NEW ORLEANS, March 30 -- New Orleans's first black district attorney discriminated against 43 whites when he fired them en masse and replaced them with blacks upon taking office in 2003, a federal jury decided Wednesday. The jury awarded the employees about $1.8 million in back pay and damages.
The jury, made up of eight whites and two blacks, returned the unanimous verdict in the third day of deliberations in the racial discrimination case against District Attorney Eddie Jordan.
Jordan acknowledged he wanted to make the office more reflective of the city's racial makeup, but denied he fired whites just because they were white. He said he did not know the race of the people fired.
Under U.S. District Judge Stanwood Duval's instructions, jurors had to find Jordan liable if they concluded the firings were racially motivated. The law bars the mass firing of a specific group, even if the intent is to create diversity.
"We thought the facts as well as the law favored us. I still maintain that I did not use race as a factor in my hiring practices," Jordan said.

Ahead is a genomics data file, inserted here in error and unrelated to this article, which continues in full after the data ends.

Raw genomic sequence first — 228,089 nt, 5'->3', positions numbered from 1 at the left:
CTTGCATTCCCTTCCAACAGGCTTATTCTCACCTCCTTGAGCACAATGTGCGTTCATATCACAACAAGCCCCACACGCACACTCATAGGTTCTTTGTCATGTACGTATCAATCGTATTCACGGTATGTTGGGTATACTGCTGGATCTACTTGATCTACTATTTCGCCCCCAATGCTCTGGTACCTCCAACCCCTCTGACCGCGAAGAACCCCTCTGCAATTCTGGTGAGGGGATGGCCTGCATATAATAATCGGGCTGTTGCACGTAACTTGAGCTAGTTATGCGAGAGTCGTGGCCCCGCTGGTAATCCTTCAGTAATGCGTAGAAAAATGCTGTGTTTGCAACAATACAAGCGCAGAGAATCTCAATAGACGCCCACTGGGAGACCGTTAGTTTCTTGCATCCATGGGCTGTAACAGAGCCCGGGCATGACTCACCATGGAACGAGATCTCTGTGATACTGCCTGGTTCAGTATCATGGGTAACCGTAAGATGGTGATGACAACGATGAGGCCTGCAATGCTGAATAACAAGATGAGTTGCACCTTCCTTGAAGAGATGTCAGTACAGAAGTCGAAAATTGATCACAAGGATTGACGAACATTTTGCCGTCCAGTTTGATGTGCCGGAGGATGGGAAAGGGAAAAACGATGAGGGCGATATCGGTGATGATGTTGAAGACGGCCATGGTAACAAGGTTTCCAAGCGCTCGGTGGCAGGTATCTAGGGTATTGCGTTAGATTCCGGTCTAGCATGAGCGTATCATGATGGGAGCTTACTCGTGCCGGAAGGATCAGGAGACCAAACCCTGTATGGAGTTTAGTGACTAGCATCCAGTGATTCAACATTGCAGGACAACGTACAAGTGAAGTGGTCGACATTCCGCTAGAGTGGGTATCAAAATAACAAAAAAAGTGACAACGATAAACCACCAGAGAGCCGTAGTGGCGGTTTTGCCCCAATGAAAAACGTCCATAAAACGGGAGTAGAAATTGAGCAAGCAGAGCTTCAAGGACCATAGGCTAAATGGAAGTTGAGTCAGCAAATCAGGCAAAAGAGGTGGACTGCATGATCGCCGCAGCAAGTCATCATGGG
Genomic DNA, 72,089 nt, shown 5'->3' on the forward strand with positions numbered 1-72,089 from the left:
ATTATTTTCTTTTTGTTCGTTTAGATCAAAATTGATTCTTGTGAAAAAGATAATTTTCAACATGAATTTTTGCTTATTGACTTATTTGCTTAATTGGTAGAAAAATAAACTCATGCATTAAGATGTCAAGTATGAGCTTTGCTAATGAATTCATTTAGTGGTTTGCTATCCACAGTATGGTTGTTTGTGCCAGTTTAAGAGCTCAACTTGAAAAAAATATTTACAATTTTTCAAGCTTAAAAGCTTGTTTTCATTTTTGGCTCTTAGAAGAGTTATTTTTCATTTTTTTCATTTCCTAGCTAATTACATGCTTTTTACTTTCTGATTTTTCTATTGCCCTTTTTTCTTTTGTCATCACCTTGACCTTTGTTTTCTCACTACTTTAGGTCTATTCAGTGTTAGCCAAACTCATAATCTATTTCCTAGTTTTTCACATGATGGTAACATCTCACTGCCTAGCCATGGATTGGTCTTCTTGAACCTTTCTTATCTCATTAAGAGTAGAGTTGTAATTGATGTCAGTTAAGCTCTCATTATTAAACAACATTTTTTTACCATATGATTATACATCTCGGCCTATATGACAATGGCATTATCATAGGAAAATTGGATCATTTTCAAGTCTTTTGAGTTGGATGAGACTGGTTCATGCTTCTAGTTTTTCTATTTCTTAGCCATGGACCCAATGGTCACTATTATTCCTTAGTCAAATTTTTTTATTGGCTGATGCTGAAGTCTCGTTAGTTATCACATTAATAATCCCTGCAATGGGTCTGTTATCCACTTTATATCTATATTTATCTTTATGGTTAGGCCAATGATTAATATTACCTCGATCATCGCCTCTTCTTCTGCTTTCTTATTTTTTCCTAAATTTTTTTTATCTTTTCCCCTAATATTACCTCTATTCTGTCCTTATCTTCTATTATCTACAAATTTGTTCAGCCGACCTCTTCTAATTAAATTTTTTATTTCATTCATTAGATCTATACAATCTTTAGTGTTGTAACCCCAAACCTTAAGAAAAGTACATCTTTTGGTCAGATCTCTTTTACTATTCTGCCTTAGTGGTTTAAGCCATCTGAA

Jordan said the district attorney's office, which is liable for the award, cannot afford to pay the verdict. It was not immediately clear whether state or city, or both, would be responsible for paying the money.
Plaintiffs' attorney Clement Donelon said he was elated. "The plaintiffs' civil rights, every single, solitary one of them, were violated," he said.
The judge could order that the fired white workers be reinstated, but lawyers consider this unlikely. Such mandates are rare, as they require continuing court supervision.
The whites' lawyers argued that many of those who were fired had far more experience and scored higher in job interviews than blacks who were either hired anew or kept on.
The whites testified that they found themselves jobless in late middle age, after years of working in law enforcement agencies, including the New Orleans Police Department.